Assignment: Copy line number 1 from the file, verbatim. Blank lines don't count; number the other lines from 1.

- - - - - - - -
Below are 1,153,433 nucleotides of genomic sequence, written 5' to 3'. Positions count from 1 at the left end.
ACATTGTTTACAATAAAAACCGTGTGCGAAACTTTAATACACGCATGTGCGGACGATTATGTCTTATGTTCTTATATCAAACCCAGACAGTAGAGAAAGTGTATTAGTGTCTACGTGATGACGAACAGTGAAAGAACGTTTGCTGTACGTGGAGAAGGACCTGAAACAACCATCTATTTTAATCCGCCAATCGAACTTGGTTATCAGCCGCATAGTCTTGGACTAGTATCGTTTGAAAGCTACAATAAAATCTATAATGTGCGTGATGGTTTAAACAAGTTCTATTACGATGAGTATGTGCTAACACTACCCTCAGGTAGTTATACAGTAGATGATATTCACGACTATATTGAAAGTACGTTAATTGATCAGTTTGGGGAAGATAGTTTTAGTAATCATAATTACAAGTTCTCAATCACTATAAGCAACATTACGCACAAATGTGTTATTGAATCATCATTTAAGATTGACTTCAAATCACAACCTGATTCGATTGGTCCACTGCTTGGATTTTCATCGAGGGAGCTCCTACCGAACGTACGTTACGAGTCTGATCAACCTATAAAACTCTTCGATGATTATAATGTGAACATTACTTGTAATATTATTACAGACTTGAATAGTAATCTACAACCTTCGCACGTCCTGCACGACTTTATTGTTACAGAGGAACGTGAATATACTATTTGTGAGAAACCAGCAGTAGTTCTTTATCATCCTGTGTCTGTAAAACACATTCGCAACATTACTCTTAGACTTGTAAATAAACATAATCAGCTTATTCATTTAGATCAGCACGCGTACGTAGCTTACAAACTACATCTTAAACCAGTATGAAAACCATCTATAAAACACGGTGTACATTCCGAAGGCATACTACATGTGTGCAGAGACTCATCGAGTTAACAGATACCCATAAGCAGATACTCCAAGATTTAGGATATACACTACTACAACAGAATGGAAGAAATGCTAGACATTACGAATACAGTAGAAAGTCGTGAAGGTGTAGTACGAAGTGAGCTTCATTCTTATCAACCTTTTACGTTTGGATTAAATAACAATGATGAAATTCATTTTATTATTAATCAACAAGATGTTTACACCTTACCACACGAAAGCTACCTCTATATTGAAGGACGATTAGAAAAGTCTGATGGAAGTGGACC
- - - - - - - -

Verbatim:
Below are 1,153,433 nucleotides of genomic sequence, written 5' to 3'. Positions count from 1 at the left end.